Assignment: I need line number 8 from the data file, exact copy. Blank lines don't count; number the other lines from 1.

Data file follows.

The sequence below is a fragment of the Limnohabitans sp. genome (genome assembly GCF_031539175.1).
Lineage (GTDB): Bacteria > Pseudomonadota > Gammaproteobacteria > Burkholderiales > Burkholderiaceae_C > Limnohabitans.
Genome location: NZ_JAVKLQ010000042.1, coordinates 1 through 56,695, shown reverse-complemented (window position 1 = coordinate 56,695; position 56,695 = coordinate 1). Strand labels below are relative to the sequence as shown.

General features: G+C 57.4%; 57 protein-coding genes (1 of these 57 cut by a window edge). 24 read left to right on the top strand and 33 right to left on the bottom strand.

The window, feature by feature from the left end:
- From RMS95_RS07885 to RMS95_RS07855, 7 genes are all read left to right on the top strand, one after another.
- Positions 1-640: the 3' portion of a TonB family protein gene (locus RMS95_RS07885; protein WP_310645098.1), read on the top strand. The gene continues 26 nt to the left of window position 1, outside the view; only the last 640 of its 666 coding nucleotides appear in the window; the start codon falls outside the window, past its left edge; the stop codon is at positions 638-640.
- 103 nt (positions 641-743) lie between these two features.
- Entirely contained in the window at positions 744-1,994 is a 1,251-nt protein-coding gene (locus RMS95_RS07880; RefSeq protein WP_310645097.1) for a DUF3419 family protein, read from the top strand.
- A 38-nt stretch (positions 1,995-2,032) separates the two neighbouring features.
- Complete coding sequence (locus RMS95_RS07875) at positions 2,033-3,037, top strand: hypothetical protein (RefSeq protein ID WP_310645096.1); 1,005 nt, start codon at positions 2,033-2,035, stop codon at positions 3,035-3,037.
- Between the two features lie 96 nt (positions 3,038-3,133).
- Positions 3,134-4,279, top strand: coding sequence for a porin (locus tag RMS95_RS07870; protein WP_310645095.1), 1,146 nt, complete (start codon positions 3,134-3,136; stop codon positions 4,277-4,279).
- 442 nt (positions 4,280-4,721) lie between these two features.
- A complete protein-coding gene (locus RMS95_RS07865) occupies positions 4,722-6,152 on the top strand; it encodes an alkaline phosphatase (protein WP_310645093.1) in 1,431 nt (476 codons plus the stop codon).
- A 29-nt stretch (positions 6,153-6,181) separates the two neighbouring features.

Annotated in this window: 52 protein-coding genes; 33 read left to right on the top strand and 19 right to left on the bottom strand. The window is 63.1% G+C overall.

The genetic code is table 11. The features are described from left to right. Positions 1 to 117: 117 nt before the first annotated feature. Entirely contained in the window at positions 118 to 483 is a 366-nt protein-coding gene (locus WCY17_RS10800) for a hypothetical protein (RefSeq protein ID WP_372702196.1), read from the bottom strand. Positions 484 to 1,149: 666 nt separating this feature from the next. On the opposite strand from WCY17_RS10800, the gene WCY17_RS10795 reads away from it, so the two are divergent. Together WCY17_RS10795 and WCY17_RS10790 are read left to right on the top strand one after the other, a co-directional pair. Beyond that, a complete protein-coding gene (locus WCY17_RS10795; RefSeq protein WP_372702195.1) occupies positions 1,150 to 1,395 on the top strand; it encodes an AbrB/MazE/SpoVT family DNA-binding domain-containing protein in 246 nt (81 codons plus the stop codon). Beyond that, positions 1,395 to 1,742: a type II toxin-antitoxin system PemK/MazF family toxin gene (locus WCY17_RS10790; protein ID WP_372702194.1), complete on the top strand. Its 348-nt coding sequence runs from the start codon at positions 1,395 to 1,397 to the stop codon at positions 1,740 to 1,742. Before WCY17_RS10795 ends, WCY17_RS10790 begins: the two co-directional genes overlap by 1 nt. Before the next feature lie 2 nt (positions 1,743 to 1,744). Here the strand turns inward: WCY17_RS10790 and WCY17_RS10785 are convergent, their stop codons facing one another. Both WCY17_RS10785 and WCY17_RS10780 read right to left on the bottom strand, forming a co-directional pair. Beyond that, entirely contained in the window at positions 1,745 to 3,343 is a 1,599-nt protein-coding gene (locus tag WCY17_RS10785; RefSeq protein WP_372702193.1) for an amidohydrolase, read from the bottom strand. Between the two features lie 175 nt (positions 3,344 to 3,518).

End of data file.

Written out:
- 103 nt (positions 641-743) lie between these two features.